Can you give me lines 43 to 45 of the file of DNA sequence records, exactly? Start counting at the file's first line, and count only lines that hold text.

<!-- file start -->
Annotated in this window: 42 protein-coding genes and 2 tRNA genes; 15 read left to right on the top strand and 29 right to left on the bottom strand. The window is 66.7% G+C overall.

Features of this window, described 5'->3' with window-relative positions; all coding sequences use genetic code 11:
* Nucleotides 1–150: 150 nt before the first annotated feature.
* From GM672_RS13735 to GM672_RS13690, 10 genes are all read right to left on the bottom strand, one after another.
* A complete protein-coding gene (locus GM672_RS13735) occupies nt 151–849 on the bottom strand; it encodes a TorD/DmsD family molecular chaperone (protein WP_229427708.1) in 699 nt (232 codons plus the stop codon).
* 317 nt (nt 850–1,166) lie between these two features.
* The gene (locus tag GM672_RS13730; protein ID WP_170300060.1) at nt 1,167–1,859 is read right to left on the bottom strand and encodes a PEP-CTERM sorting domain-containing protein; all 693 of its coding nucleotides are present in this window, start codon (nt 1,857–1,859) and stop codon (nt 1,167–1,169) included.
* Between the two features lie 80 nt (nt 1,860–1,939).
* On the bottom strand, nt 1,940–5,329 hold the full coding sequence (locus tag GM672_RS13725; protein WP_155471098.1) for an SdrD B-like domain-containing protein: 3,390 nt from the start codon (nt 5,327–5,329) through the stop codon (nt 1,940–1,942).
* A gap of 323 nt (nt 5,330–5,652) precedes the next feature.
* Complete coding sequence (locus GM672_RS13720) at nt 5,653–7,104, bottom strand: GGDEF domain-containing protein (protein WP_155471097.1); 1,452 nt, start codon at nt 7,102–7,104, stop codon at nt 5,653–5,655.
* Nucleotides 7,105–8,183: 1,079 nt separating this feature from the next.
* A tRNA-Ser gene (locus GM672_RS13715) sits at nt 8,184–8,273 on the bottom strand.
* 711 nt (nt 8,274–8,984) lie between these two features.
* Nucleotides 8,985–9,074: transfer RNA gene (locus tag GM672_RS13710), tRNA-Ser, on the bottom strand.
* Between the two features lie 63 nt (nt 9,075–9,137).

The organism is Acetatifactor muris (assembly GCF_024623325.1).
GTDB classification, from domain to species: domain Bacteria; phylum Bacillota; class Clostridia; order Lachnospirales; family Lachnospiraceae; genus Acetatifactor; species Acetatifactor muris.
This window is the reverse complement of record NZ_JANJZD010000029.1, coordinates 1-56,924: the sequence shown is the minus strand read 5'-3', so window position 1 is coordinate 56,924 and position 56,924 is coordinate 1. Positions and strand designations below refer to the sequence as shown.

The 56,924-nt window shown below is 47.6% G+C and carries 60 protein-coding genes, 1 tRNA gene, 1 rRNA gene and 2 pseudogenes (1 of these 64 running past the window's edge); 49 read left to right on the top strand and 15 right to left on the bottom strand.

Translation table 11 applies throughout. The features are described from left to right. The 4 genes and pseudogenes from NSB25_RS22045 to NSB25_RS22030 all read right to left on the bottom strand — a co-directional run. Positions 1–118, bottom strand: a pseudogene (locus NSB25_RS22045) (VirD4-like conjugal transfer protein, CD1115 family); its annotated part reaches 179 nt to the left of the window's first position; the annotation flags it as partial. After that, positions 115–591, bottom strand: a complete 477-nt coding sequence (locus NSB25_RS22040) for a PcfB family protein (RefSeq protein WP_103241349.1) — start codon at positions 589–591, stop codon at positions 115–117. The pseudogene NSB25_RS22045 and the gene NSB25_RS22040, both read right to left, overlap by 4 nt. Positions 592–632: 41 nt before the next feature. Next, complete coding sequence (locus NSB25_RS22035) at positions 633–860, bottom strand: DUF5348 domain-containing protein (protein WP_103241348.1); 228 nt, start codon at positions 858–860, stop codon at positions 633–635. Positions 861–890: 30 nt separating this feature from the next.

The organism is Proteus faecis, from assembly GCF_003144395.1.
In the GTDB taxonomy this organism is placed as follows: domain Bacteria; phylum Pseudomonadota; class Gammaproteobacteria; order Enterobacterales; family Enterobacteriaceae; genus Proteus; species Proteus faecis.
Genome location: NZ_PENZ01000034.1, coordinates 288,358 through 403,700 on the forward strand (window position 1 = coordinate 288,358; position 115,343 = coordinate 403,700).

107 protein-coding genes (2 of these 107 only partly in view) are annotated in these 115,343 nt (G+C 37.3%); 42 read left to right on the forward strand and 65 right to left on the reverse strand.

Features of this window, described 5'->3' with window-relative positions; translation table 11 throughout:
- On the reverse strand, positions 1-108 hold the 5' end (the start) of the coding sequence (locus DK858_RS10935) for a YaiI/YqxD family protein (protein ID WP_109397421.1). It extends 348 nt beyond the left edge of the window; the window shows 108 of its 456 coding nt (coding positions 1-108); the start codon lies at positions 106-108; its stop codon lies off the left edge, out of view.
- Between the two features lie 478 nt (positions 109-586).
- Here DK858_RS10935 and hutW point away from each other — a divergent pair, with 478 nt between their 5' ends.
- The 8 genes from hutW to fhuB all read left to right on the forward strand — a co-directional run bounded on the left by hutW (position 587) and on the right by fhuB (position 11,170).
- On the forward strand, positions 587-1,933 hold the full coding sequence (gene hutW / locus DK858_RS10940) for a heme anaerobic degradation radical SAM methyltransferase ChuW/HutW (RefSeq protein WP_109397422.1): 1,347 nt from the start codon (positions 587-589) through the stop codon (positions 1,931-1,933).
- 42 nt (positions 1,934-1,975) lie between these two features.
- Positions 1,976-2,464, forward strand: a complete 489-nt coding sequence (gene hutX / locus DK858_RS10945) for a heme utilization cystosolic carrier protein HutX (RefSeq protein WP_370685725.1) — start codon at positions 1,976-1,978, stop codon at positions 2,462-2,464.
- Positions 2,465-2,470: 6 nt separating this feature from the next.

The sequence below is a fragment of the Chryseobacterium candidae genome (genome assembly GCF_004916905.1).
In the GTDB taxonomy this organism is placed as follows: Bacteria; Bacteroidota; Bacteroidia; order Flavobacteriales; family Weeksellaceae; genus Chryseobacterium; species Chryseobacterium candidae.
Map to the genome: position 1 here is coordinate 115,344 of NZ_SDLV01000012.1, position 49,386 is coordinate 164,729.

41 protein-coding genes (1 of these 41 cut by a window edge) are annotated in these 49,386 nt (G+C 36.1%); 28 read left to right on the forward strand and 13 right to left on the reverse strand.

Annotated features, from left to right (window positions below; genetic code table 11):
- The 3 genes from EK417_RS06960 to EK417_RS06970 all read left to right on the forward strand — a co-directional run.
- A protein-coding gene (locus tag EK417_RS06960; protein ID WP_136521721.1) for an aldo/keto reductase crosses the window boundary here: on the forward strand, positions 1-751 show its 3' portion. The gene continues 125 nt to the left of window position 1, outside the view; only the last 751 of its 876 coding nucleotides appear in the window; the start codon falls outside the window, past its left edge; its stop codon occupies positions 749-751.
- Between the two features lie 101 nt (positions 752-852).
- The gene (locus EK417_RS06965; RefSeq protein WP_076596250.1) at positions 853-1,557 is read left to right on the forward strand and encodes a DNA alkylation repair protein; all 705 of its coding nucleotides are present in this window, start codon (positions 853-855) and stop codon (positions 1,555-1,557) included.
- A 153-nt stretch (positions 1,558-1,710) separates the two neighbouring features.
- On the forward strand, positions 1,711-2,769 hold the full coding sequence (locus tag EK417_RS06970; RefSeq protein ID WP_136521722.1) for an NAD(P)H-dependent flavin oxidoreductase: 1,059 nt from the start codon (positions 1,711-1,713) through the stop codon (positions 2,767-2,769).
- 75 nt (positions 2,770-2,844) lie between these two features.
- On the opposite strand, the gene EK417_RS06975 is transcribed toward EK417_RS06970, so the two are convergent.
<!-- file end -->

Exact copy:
- The gene (locus EK417_RS06965; RefSeq protein WP_076596250.1) at positions 853-1,557 is read left to right on the forward strand and encodes a DNA alkylation repair protein; all 705 of its coding nucleotides are present in this window, start codon (positions 853-855) and stop codon (positions 1,555-1,557) included.
- A 153-nt stretch (positions 1,558-1,710) separates the two neighbouring features.
- On the forward strand, positions 1,711-2,769 hold the full coding sequence (locus tag EK417_RS06970; RefSeq protein ID WP_136521722.1) for an NAD(P)H-dependent flavin oxidoreductase: 1,059 nt from the start codon (positions 1,711-1,713) through the stop codon (positions 2,767-2,769).